IRD and the Tax Court

AuthorSeymour Goldberg
ProfessionSenior partner in the law firm of Goldberg & Goldberg, P.C., Woodbury, New York
According to the United States Tax Court in Chastain v. Commissioner,
59 T.C. 461 (1972) the fractional rule is used in determining the IRD
deduction that is applicable to a recipient of an IRD amount. The Tax
Court opinion stated in part the following:
The parties are not in disagreement as to the general operation of
section 691(c). First, a fraction is determined in which the nu-
merator consists of the section 691(a) items of income received
by the taxpayer during the year and in which the denominator
consists of the sum of all the section 691(a) items. The fraction is
632,402.84 / 793,092.06. So much is agreed to by the parties. That
fraction is then to be multiplied by the amount of estate tax at-
tributable to the net value for estate taxes of all the section 691(a)
items. . . .
In the Estate of Kincaid v. Commissioner, 85 T.C. 25 (1985), Mrs.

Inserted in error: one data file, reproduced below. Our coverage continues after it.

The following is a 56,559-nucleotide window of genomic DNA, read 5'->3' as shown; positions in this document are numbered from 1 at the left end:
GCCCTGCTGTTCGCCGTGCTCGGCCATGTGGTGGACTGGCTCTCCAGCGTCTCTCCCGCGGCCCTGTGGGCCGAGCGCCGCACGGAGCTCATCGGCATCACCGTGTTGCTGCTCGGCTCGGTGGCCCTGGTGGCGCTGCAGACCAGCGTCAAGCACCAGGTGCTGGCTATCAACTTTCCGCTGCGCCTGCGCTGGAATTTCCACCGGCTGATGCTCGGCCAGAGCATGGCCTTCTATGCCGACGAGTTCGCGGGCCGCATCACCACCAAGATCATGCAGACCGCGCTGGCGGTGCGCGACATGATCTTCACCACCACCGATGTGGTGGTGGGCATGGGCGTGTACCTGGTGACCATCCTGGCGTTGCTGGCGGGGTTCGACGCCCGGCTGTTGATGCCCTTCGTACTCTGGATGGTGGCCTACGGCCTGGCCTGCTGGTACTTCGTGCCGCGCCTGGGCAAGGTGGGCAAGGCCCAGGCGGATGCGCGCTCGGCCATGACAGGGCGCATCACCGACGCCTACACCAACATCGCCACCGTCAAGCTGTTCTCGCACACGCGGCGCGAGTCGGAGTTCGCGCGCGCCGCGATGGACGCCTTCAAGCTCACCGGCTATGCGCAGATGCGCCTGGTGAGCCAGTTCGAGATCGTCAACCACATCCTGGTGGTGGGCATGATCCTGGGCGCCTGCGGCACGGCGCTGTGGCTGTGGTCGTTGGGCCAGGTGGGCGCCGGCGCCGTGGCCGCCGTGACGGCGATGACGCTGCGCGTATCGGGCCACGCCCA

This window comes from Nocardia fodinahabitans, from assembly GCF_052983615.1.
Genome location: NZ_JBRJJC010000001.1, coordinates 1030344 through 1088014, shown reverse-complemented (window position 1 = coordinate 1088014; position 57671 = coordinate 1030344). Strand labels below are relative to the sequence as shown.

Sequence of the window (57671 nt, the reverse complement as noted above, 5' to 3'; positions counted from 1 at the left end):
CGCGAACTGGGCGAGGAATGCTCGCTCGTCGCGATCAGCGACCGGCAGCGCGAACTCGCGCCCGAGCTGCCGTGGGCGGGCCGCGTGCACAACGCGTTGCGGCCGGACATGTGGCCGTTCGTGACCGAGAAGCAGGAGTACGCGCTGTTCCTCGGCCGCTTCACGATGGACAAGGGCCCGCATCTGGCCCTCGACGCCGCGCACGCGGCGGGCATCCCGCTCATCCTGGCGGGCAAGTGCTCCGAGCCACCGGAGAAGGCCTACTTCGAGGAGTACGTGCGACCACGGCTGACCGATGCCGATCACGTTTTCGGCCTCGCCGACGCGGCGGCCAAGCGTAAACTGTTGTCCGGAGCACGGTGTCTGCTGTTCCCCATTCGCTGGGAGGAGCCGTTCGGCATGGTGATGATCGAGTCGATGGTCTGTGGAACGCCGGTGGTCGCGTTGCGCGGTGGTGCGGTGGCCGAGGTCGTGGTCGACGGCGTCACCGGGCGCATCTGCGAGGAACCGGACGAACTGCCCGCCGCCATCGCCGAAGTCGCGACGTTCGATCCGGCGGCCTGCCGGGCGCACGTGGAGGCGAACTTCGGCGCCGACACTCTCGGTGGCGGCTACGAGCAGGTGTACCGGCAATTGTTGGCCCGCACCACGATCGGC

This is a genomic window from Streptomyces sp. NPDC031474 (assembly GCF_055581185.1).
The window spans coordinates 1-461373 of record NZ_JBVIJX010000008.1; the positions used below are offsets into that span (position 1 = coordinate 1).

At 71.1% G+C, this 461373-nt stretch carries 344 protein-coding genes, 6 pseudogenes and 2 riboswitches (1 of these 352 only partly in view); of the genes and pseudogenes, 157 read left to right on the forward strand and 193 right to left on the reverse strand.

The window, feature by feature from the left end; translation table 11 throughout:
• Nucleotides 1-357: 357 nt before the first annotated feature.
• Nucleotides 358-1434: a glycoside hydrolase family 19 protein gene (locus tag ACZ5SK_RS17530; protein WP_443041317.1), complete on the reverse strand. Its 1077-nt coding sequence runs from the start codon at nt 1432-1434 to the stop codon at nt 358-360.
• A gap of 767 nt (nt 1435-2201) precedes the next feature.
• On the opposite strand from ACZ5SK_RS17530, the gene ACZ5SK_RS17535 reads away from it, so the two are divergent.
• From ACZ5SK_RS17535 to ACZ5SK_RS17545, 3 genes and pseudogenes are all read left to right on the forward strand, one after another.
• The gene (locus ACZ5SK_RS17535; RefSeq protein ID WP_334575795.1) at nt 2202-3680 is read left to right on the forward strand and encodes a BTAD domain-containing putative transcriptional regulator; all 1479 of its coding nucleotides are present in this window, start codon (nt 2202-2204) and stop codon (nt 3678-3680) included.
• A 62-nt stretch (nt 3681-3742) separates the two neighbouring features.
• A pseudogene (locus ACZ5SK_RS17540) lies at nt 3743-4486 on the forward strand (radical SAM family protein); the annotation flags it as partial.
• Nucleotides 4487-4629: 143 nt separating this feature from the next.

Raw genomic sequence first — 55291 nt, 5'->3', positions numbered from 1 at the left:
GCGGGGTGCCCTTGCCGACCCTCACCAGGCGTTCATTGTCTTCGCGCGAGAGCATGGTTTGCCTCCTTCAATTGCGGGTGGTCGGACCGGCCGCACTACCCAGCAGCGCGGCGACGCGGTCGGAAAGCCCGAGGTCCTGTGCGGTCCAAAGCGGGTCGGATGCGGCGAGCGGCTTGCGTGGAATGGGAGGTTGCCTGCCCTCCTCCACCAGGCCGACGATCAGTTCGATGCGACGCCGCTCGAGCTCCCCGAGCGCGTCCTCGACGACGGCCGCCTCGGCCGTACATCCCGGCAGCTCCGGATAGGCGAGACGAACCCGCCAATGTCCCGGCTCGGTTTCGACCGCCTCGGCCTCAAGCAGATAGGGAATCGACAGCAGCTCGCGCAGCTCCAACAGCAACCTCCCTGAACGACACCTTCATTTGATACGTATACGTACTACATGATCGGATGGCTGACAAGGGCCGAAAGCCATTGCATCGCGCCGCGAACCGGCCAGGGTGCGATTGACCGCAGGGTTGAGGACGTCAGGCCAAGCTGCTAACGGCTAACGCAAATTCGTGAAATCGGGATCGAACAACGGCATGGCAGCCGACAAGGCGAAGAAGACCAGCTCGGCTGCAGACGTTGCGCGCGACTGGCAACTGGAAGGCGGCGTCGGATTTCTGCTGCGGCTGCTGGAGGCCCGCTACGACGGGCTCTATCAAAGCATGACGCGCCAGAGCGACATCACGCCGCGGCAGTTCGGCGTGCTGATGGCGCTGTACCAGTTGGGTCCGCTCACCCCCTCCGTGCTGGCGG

Kincaid was the recipient of IRD payments. The value of the right to
the IRD payments was includable in Mr. Kincaid’s gross estate and was
eligible for the marital deduction under Sec. 2056(a) of the Code.
According to the Tax Court’s opinion in Kincaid:
[T]he section 691(c)(1)(A) deduction is computed by creating a
fraction in which the numerator is the IRD received by Mrs. Kin-
caid during the year and included in her income and in which the
denominator is the value of all IRD included in Mr. Kincaid’s gross
estate. That fraction is multiplied by the estate tax attributable to
all IRD included in his gross estate. The result is the section 691(c)
(1)(A) deduction.

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